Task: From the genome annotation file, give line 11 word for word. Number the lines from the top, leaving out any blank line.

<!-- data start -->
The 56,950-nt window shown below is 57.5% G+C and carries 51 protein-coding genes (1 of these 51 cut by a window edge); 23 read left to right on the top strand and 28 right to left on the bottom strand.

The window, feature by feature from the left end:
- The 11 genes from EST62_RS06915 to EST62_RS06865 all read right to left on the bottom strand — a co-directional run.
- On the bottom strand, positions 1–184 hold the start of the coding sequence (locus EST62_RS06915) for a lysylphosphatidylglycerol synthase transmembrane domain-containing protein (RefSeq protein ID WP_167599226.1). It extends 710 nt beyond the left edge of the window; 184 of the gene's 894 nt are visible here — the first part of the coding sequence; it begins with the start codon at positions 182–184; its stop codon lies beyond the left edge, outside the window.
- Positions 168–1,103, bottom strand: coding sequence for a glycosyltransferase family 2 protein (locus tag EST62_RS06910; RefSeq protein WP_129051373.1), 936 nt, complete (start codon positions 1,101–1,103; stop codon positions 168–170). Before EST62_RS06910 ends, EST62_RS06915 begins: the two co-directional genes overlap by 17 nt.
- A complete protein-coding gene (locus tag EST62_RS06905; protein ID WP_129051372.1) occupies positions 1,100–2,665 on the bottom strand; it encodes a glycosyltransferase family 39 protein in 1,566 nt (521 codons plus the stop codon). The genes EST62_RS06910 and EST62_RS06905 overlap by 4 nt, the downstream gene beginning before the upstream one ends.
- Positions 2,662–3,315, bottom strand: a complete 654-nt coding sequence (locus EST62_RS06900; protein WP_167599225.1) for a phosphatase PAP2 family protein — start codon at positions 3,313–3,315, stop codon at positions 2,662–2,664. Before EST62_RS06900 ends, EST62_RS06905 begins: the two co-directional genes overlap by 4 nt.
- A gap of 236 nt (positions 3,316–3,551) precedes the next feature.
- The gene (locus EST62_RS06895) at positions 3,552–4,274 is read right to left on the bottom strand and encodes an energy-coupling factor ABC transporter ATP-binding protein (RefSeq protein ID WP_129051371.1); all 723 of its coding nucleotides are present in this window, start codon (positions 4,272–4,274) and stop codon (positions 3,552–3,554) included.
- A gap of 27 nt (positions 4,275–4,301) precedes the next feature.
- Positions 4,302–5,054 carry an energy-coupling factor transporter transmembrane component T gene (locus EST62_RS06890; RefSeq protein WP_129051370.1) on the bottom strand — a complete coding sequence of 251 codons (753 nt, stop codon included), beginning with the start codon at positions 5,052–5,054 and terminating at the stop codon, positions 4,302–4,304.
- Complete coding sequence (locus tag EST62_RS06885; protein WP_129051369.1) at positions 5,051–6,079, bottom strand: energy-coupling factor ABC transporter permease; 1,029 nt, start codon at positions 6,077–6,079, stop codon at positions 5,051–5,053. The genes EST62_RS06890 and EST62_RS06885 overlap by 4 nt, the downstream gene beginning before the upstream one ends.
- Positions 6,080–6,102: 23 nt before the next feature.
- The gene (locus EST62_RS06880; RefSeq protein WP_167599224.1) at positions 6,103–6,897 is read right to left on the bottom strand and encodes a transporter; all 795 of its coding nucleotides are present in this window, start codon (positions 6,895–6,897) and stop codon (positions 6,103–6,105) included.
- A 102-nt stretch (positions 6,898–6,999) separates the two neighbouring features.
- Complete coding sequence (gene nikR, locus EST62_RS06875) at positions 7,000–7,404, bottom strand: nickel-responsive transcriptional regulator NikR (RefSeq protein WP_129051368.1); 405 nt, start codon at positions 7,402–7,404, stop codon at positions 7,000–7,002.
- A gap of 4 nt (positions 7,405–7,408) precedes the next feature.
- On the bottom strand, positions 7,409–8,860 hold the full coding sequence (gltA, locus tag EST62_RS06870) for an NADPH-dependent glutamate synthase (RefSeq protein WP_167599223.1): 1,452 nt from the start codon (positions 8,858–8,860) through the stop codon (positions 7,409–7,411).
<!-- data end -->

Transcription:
- Positions 4,302–5,054 carry an energy-coupling factor transporter transmembrane component T gene (locus EST62_RS06890; RefSeq protein WP_129051370.1) on the bottom strand — a complete coding sequence of 251 codons (753 nt, stop codon included), beginning with the start codon at positions 5,052–5,054 and terminating at the stop codon, positions 4,302–4,304.